Inyang I, Benke G, Morrissey J, McKenzie R, Abramson M. How well do adolescents recall use of mobile telephones? Results of a validation study. BMC Med Res Methodol. Jun 12, 2009. Ahead of print.

Increased uptake of mobile phones, including among children and adolescents, has led to concerns over potential health effects, especially among young people whose developing nervous systems may be particularly vulnerable to the radiofrequency (RF) radiation emitted by mobile phone handsets and associated radio base-stations (RBS).  Most studies looking at health effects of mobile phone use have used the case-control design and have looked at brain tumours as the outcome measure.  These studies generally rely on participants’ retrospective reconstruction of mobile phone use, which is affected by recall bias and is imprecise.  A few studies have sought to validate recall of mobile phone use by adults; however participants in these validation studies were not a good representation of the underlying cohort.  There is no published study validating mobile phone use in children and adolescents.

The aim of this study was to validate mobile phone use in adolescents using software modified phones (SMP), which are ordinary mobile phones incorporating additional software to record dosimetric parameters, including number and duration of calls, within the same epidemiological cohort investigating the cognitive effects of mobile phone use in adolescents.

The validation study was carried out in within the broader Mobile Radiofrequency Phone Exposed Users Study (MoRPhEUS) – a prospective cohort study investigating cognitive effects of mobile phone use in Australian secondary school students.  For the MoRPhEUS study, 497 high school students were invited to participate, and 317 were recruited.  Participants were from 20 Melbourne secondary schools.  Invitation to participate in the validation study was extended to students who participated in the main study and who fit the inclusion criteria.  Parental socioeconomic status (SES) was assessed by residential postcode.  Self reported exposure to mobile phones was assessed using a questionnaire adapted from INTERPHONE.  Students were asked to volunteer information on use and ownership of mobile phones as well as the number and duration of calls made and received per week.  Actual phone use measured by SMPs was logged for one week and compared with self reports over the same period.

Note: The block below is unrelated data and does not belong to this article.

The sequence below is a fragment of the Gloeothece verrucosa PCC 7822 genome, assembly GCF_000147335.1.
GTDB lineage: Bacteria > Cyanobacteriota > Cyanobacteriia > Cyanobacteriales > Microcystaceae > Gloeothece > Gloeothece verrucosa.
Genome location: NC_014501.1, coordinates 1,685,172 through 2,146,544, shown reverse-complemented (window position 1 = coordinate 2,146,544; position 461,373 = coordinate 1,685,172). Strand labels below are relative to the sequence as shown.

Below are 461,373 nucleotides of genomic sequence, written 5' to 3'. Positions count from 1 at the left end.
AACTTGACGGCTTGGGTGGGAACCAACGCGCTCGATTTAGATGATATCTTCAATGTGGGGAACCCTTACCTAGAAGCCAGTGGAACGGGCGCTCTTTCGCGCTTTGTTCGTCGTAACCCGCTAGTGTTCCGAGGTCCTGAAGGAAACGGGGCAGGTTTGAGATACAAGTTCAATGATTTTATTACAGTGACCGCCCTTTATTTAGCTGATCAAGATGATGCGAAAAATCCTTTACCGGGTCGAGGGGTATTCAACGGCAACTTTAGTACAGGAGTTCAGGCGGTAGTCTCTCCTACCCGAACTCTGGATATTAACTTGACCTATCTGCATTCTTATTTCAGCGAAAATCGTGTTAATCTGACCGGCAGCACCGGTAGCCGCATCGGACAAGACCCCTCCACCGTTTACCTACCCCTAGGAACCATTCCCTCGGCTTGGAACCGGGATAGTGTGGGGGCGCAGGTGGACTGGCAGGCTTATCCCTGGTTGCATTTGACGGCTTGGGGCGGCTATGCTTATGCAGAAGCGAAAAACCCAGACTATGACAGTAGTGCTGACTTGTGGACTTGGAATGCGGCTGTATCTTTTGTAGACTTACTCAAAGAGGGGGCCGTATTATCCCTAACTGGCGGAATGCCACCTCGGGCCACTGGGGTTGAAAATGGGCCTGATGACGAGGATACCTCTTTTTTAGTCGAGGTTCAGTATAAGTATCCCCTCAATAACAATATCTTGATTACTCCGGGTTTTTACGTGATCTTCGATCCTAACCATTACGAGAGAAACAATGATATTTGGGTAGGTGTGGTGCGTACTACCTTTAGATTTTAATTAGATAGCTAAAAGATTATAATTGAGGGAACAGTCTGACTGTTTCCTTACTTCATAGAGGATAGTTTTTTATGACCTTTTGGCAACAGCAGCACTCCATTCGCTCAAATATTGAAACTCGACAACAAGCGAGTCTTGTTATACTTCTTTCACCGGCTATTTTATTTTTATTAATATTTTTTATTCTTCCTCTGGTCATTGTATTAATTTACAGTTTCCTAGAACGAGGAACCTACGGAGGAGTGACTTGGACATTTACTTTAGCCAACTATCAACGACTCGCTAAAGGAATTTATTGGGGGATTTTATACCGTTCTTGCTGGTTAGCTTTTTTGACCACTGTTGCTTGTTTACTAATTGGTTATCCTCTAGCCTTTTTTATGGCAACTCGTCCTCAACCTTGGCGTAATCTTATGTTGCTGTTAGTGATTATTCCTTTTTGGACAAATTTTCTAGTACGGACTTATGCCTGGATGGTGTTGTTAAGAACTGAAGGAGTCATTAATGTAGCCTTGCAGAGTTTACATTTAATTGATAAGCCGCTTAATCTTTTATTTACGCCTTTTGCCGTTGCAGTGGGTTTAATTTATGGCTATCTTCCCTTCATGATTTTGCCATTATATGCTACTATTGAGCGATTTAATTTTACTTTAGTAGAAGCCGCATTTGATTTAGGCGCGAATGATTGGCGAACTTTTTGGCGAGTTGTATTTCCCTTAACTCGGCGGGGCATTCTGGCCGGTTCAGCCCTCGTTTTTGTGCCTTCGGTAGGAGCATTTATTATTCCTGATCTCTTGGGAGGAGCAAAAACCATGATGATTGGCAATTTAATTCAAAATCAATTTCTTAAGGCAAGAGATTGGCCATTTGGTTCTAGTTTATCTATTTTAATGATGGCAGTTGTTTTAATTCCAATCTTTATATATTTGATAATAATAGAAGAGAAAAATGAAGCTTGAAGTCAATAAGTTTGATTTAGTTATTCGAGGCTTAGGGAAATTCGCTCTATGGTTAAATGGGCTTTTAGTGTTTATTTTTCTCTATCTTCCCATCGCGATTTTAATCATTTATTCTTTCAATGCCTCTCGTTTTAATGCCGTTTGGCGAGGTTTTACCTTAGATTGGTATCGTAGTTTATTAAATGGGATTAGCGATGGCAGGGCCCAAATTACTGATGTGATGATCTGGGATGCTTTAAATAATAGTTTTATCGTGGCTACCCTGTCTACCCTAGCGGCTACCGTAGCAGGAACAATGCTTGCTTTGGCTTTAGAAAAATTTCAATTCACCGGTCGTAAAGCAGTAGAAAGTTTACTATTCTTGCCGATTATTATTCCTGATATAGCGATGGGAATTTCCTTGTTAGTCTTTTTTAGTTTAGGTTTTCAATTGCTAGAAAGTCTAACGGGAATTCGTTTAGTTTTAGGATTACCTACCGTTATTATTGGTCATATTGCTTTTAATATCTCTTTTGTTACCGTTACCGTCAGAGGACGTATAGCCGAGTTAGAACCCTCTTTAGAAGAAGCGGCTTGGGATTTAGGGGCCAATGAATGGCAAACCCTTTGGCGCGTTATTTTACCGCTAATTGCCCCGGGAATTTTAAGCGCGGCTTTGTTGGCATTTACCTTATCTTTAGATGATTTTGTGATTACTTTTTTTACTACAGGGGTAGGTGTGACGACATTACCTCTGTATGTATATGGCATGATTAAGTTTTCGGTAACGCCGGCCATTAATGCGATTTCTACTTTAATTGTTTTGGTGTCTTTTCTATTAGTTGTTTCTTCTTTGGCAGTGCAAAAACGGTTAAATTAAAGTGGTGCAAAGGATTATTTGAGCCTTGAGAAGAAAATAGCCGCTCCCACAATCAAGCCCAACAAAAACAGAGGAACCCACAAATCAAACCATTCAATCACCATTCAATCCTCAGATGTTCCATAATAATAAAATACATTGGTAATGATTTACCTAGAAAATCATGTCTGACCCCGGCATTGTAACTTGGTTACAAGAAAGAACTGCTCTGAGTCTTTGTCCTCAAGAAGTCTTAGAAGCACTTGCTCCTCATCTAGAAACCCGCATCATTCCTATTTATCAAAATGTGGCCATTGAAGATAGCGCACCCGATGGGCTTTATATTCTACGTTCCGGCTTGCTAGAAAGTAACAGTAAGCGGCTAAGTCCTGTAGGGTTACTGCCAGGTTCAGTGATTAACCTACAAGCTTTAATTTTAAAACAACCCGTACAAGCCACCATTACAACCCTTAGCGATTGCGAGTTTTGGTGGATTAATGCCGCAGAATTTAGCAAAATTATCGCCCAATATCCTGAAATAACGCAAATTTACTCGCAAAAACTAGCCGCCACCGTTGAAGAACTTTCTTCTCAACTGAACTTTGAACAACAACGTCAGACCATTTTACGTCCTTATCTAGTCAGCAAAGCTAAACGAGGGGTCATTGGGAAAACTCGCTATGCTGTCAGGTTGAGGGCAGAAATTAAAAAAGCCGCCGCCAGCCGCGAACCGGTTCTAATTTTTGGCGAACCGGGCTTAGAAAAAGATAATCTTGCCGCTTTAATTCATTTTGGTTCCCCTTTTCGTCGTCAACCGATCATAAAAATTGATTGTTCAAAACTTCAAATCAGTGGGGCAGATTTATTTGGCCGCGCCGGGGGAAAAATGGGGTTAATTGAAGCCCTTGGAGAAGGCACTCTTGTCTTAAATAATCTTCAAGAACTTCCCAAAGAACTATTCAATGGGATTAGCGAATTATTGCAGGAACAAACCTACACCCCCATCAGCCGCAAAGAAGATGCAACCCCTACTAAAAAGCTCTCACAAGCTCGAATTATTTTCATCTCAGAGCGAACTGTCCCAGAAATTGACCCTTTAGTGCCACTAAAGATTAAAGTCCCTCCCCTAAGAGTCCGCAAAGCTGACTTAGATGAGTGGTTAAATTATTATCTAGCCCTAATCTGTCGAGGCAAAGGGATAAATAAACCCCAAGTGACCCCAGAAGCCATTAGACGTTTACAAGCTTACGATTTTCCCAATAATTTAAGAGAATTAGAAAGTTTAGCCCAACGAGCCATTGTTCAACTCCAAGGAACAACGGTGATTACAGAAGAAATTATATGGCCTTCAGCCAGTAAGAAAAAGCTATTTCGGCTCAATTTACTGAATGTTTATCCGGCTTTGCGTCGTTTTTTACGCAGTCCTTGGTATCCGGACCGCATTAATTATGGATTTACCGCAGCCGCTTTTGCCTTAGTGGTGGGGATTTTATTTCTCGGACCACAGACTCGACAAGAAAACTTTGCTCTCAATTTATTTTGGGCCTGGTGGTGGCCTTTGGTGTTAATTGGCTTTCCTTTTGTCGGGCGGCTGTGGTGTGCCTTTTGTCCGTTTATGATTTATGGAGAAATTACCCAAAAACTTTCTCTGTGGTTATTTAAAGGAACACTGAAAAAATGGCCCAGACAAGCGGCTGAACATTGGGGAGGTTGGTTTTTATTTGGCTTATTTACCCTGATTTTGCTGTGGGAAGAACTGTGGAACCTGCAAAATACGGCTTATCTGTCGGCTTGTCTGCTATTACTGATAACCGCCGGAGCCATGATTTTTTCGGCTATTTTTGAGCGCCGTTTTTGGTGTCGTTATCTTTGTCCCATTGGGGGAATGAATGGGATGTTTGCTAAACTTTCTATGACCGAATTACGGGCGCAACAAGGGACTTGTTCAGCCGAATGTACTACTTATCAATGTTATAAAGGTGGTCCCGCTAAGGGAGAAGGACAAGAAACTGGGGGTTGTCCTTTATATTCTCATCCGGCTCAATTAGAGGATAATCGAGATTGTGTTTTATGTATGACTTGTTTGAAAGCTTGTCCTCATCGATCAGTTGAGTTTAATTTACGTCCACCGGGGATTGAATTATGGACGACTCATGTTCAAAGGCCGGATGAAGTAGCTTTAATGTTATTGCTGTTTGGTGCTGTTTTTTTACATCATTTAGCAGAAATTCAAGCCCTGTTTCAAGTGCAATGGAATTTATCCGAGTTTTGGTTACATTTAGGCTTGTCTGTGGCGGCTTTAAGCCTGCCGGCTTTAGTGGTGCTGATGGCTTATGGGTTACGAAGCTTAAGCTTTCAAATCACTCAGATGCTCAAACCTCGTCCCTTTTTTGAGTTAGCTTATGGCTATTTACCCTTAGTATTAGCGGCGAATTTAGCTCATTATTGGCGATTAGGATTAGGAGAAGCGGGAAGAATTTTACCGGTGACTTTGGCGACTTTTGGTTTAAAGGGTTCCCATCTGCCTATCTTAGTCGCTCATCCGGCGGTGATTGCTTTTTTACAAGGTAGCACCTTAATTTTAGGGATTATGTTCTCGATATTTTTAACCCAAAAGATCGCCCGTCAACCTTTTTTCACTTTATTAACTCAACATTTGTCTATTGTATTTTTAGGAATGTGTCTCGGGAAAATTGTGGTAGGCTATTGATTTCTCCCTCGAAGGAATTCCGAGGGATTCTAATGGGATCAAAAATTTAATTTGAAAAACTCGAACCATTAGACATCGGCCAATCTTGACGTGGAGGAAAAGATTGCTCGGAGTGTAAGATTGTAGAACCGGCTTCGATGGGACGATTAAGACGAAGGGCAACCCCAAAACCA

Twelve schools from the initial cohort of 20 were randomly selected to participate in the validation study.  Invitations were extended to 159 students, of which 47% agreed to participate.  Fifteen of these students were subsequently excluded due to technological incompatibility, resulting in a study sample of 59 students.  Females represented 61% of participants and the mean age was 13.0 years.  Overall there was a modest correlation between self reported and actual phone use as logged by SMP based on recall of number of calls.  Agreement between SMP recorded and self reported duration of calls was poorer.  Participants whose parents belonged to a higher socioeconomic status recalled phone use better.  The authors also report the sensitivity, specificity, and positive predictive value of self-reported phone use.

Interpretation and Limitations
This study is the first to validate adolescent recall of mobile phone use and is the first to validate phone use in a sample representative of the main study.  This study supports previous findings in adults that mobile phone recall correlates better with number of calls than duration of call.  This study is limited by the potential for selection bias and by the integrity of adolescent self reports.

Caution should be used in interpreting results of epidemiological studies investigating health effects of mobile phone use generally, but particularly in adolescents.

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